A large number of feedlot operations looking to purchase store cattle and lambs have taken up a new interest free livestock finance package aimed at assisting producers to rebuild and grow their businesses when the season finally turns.
Newly-established McCulloch Agencies, backed by a specialist livestock funder, will provide clients with 100 per cent of the capital required for livestock purchases with no interest or finance charges as part of their new proactive approach.
Beneficial for short term trading operations, funding is offered for a maximum 210 day product.
After the first 120 days a marketing fee of five per cent +GST applies with that rate increasing by 0.5pc every 30 days thereafter to a maximum of 6.5pc.
Since announcing the funding package late last year, McCulloch Agencies general manager Daniel McCulloch said they had seen strong inquiry from producers.
Money would be the biggest limitation to producers when rain arrived and the package allowed producers to modernise and intensify their infrastructure while still securing livestock, Mr McCulloch said.
"The speed of money (is a big thing) in the livestock game because if you have to wait six weeks not only are you losing weight gain on those stock, but the market is going up as well and you need to buy the stock when you have got the feed," he said.
"We have had a large take up already mainly for feedlotting operations because there's a lot of opportunity around to feedlot store lambs and store cattle and people can utilise them; all they have got to do is buy the feed and we buy the livestock. Instead of the producer buying the feed and the livestock, where he can only do so many, now if he uses his money to buy only the feed and we buy all the livestock, he will actually make three times as much money."
Among the producers to take advantage of the funding is Attunga's Gerard and Lucy Gallagher who operate the sheep and cattle property, Tarrabah.
Running a lamb feedlot for the last few years, the couple have increased their cattle feeding numbers as a result of the dry conditions.
Last year they early weaned their own calves and supplemented them with great success and opted to do the same this year including introducing new stock.
With the support of the McCulloch Agencies funding, they secured more than 1000 head of Angus weaners which will be inducted, yard weaned and put on a pellet hay ration on self feeders.
The couple are hoping for a change in the season during their current short term trade to allow for an offload into a much stronger market.
Mr Gallagher said it was important to drive a return on assets and to keep the business moving forward in a tough time.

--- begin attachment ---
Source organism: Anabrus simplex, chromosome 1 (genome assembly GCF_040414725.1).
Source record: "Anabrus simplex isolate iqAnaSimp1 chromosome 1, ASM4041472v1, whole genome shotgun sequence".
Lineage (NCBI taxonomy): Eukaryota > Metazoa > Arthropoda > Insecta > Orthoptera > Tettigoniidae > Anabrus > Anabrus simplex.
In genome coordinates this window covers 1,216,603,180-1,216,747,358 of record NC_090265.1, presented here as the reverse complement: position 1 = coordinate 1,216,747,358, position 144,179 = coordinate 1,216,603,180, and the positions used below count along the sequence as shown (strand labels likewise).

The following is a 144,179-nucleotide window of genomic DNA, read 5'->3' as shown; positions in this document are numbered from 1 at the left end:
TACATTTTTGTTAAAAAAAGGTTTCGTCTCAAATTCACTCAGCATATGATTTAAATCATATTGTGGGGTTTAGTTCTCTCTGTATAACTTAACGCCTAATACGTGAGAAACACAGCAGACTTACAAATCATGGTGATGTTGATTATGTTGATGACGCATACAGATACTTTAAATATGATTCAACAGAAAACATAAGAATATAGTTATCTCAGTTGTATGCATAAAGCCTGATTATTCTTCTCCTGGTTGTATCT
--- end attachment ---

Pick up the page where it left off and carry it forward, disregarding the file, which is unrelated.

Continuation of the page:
"A lot of people have just used up all their working capital, they've gone back to the bank several times to keep it going," he said.
"This product gives you the flexibility of having that finance to do a short term trade.
"It just means your business isn't going to stall, it's going to keep ticking over and you have always got something to sell.
"There is generally a sweet spot after a drought, the markets are generally pretty good, and if you do have some stock about you can capitalise on that."
The decision to undertake the McCulloch Agencies funding package wasn't just about the money savings but the agent involvement throughout the entire process.
"They (the agents) are involved in sourcing this run of calves, they are involved in setting up the deal, they were involved in setting up the finance and obviously they're going to be involved with the marketing on the way through," Mr Gallagher said.
"Whereas if you borrow money from the bank, they have a vested interest in getting their money but they don't have a vested interest in the stock and they don't have the options for you.
"The agents will have their finger on the pulse, they will know what's going on and what the best options are.
"You are not doing it all yourself, you have got a big team working for you and that's what is going to make it work."
Agents have made a lot of money in the last 12 months, we want to make sure our clients are there so we are still making money with them in 20 years time.Daniel McCulloch of McCulloch Agencies
Mr McCulloch said the new funding package put them in the trenches with producers.
"If we go and buy a steer for $1000 for a client and then if the season goes bad or the market goes bad and we sell that steer for $1000, traditionally the agent would still make money and the farmer doesn't make any money," he said.
"Whereas in this situation, we don't make any money as well so that's the risk.
"We are actually in the trenches with the client and that incentivises us to buy the right sort of stock and buy the right type, quality and price."
Having established his business six months ago, the finance package was one-way Mr McCulloch believed they could help their clients remain viable into the future.
"Our clients, if we don't look after them now, they won't be here next year," he said.
"Agents have made a lot of money in the last 12 months, we want to make sure our clients are there so we are still making money with them in 20 years time.
"We have taken the approach that we need to find a way that we can add value and make them more money and we think we have developed it."